Se Wong Yee @ Causeway Bay, Hong Kong

At Se Wong Yee, snake soup is one of the most common variations with the locals, who remain traditional about their food, despite the rapid changes in the city. Hong Kong residents prefer their snake soup, said to increase blood circulation and cure aches, as nourishment during winter. Among the best places to go on Hong Kong Island is Se Wong Yee, nestled in vibrant Causeway Bay. Even Anthony Bourdain will have to stand in line to get in, and probably share a table in this crammed, no-frills establishment dedicated to packing them in and kicking them out. Every social stratum in Hong Kong comes here, from families to old aunties eating together to teenagers ignoring one another while they text. The waiters, in light-brown uniforms, can help you with English-language menus before the food is brought out by men in white shirts and thick rubber boots, which should give an idea of what the kitchen floor is like. The snake soup costs HK$52 , but most order the combo set, HK$78, which comes with rice, vegetables and duck liver sausage.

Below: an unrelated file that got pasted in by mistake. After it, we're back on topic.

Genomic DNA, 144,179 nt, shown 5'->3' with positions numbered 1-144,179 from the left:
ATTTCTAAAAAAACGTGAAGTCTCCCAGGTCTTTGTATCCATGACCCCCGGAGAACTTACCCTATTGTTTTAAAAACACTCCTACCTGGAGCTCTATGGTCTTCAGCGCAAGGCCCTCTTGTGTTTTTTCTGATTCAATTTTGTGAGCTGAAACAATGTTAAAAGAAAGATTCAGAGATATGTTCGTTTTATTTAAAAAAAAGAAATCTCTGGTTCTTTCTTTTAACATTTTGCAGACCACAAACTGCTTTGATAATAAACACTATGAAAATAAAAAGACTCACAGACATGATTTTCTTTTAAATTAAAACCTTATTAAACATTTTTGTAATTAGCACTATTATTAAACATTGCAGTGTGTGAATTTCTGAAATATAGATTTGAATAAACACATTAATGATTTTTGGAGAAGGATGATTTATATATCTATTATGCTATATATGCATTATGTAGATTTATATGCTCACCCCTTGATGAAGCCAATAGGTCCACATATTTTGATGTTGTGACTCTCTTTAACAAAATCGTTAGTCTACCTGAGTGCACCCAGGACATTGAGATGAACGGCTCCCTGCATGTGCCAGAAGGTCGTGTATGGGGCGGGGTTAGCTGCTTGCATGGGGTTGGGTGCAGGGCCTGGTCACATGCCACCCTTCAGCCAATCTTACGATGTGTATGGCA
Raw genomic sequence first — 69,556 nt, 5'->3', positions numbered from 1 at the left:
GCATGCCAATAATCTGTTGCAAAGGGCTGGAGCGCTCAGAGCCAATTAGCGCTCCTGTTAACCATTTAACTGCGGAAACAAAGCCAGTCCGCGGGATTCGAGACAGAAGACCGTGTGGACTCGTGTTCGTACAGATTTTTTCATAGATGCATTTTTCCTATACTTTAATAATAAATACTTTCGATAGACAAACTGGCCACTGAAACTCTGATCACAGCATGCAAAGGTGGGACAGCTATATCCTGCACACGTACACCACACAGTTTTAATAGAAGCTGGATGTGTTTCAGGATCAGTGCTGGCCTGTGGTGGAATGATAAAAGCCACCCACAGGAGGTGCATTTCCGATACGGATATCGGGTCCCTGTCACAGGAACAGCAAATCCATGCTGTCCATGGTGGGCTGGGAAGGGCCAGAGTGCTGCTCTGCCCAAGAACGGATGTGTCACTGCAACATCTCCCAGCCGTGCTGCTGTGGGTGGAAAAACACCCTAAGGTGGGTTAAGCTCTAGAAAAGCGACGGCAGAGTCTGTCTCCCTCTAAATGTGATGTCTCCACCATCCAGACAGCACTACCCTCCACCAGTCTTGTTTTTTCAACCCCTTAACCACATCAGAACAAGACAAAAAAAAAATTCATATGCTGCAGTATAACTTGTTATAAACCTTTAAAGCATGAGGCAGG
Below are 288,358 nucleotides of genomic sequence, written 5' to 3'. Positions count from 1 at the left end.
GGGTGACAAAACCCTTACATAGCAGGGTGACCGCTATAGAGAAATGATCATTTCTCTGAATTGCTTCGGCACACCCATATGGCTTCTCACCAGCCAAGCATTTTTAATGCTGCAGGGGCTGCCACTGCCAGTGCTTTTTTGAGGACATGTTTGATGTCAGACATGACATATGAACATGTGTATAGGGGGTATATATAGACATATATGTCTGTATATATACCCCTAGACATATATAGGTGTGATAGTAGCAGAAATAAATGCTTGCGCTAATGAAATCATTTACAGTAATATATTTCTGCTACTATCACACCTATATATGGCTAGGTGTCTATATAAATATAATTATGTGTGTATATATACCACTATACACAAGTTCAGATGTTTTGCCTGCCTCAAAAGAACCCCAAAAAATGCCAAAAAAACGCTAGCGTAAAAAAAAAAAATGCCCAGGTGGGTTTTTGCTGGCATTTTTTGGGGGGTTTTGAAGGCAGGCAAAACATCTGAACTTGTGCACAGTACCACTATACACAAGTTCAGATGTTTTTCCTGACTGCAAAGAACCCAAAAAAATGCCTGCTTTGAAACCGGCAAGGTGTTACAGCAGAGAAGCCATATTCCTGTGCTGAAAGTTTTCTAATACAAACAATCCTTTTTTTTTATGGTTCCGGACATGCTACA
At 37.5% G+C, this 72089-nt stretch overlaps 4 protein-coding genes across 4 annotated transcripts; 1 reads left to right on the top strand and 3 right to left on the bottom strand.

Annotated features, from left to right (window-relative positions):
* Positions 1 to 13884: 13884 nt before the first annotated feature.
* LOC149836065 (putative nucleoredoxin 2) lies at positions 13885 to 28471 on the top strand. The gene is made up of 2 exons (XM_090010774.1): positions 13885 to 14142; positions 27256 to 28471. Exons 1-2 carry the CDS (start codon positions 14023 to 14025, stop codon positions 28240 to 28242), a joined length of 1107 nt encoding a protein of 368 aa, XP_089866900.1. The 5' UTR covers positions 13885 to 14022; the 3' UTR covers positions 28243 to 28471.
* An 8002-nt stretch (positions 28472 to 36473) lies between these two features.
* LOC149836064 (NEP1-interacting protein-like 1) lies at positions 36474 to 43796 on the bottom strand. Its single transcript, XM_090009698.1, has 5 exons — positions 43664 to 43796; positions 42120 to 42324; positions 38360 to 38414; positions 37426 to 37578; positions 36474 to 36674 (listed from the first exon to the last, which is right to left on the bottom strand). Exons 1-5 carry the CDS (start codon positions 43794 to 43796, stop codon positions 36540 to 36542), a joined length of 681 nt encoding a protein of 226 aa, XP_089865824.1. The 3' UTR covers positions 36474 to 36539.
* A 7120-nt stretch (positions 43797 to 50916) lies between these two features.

CONTRIBUTED BY GENGTA TAN
Se Wong Yee  蛇王二
No. 24 Percival Street
Causeway Bay, Hong Kong
Tel: +852 2831 0163/ +852 2832 2977
 
Famous people drop by here too!
 

Snake Soup
HKG Dollar 30 for small bowl and  HKG Dollar 50 for big bowl. Really Nice to have it. Feeling the immediate effect, my blood criculation getting better and I feel strong too, haha. Refresh after having the soup!
 
The soup tasted sweeter than you might expect, because of the addition of chrysanthemum leaves and spices. The thick broth also has chicken in it, so you might struggle to single out the snake, which has been boiled and has had the bones removed. Feel free to slurp as much as you like; it’s not rude in this kind of restaurant. Enough spoonfuls of the soup and you’ll see why it’s revered. Anyone who can eat the pungent sausage that comes with it, though, deserves Hong Kong citizenship. Fussier eaters won’t feel deprived, as there are plenty of snake-free local staples on the menu, from roast duck to chicken feet in broth. As alluring as it is to turn the tables on a feared reptile, the appeal is the simplicity and tradition of eating honest local food in a dai pai dong, or food stall, in a metropolis that changes by the day.
 
 CONTRIBUTED BY GENGTA TAN

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